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2-Dimensional motion problem once again

  • Thread starter r3dxP
  • Start date
  • #1
r3dxP
A car is parked on a cliff overlooking the ocean on an incline that makes an angle of 24.0 degrees below the horizontal. The negligent driver leaves the car in neutral, and the emergency brakes are defective. the car rolls from rest down the incline with a constant acceleration of 4.0m/s^2 for a distance of 50.0m to the edge of the cliff. the cliff is 30.0m above the ocean.

a. what is the car's position relative to the base of the cliff when the car lands?
b. how long is the car in the air?

this is one of my question for school, and i have no idea what to do.. my attempt was : R=1/2at^2 ; 50.0m=1/2(4.00m/s^2)(t^2); t=5.00s, thus it was on the cliff for 5seconds. now what? i have no clue.. :( any help will be nice..
 

Answers and Replies

  • #2
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If you have the time it took to go down the cliff, then you should be able to get it's velocity once it leaves the cliff. Now it's gravity's turn. Note, of course, the angle with which the car leaves the cliff, which means it has initial velocity in both x and y.
 
  • #3
r3dxP
R=1/2at^2 ; 50.0m=1/2(4.00m/s^2)(t^2); t=5.00s, thus the car was on the cliff for 5seconds. ok, so.. Vi = 50.0m/5.00s = 10.0m/s. this is the initial velocity once the car is off the cliff. In respect to the vertical displacement, x=Vix*t - (1/2)(g)(t^2) ; 30.0m=(10.0m/s)(sin 66.0degrees)(t)-(4.9m/s^2)(t^2); by rearranging, we get (4.9m/s^2)t^2 - (9.14m/s)t + 30.0m = 0; by using the quadratic equation, we get t= 1.92, -.922; thus, t=1.92 because negative value for time does not exist. The car was in the air for 1.92 seconds.
 
  • #4
r3dxP
i just solved for b, is that correct?
 
  • #5
15
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r3dxP said:
R=1/2at^2 ; 50.0m=1/2(4.00m/s^2)(t^2); t=5.00s, thus the car was on the cliff for 5seconds. ok, so.. Vi = 50.0m/5.00s = 10.0m/s. this is the initial velocity once the car is off the cliff. In respect to the vertical displacement, x=Vix*t - (1/2)(g)(t^2) ; 30.0m=(10.0m/s)(sin 66.0degrees)(t)-(4.9m/s^2)(t^2); by rearranging, we get (4.9m/s^2)t^2 - (9.14m/s)t + 30.0m = 0; by using the quadratic equation, we get t= 1.92, -.922; thus, t=1.92 because negative value for time does not exist. The car was in the air for 1.92 seconds.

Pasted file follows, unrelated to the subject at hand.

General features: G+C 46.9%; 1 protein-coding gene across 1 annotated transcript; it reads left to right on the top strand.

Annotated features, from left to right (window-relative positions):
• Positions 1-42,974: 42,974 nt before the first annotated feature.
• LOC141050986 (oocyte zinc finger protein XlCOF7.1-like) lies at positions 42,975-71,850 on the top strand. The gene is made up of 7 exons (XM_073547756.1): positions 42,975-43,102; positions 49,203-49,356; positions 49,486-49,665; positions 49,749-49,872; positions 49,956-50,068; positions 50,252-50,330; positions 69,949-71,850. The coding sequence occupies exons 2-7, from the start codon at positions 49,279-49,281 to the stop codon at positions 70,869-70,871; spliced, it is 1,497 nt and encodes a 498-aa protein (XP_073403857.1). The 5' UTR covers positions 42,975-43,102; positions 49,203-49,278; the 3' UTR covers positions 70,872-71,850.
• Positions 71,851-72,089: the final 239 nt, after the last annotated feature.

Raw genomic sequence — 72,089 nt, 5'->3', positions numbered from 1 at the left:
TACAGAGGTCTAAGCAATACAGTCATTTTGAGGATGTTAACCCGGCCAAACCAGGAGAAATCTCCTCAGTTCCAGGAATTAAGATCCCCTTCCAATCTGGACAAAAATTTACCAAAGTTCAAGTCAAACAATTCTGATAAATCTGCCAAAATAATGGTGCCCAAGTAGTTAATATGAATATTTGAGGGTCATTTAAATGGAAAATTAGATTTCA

If the car was on the cliff for 5 s, you have the acceleration, 4 m/s^2. Thus,
[tex]v_0 = gt = 4 \ m/s^2 \ * \ 5 \ s = 20 \ m/s[/tex]

The car now falls under gravity from a height of 30 m.
[tex] 30 = 20 \sin{24} \ * \ t + \frac{1}{2} gt^2[/tex].
That should give you the hangtime.
Horizontal motion is separated from vertical motion. Its initial velocity is 20 cos(24) m/s, but it takes t sec. to travel its horizontal distance.
 
  • #6
r3dxP
what do i do for part A?
 
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  • #7
15
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r3dxP said:
is g = 9.8m/s^2 or -9.8m/s^2?
As usual, it depends on which direction you're looking. Since the (vertical) velocity is directed down, the acceleration is down, and the displacement is down, I chose "down" to be the positive direction.

So use the positive value for g.
 
  • #8
15
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r3dxP said:
what do i do for part A?
The time the car spends in the air is also the only time the car has to travel horizontally. You have the initial velocity and the angle, so you should be able to calculate the initial horizontal velocity. Once you have that, velocity times time equals ...?
 
  • #9
r3dxP
ah i get 32.6m. but wouldnt i have to add 50sin66 to it because you have to add the distance the car travelled while declining from the cliff to the edge of the cliff?
 
  • #10
15
0
r3dxP said:
ah i get 32.6m. but wouldnt i have to add 50sin66 to it because you have to add the distance the car travelled while declining from the cliff to the edge of the cliff?
That depends on the shape of the cliff as defined in the original problem. I imagined it as a straight drop-off at the end, in which case the base of the cliff is directly below the point where the car leaves the cliff, in which case, no, you don't need to add on, since the question asks for the distance from the base. If the cliff is differently shaped, that would play a role.
 

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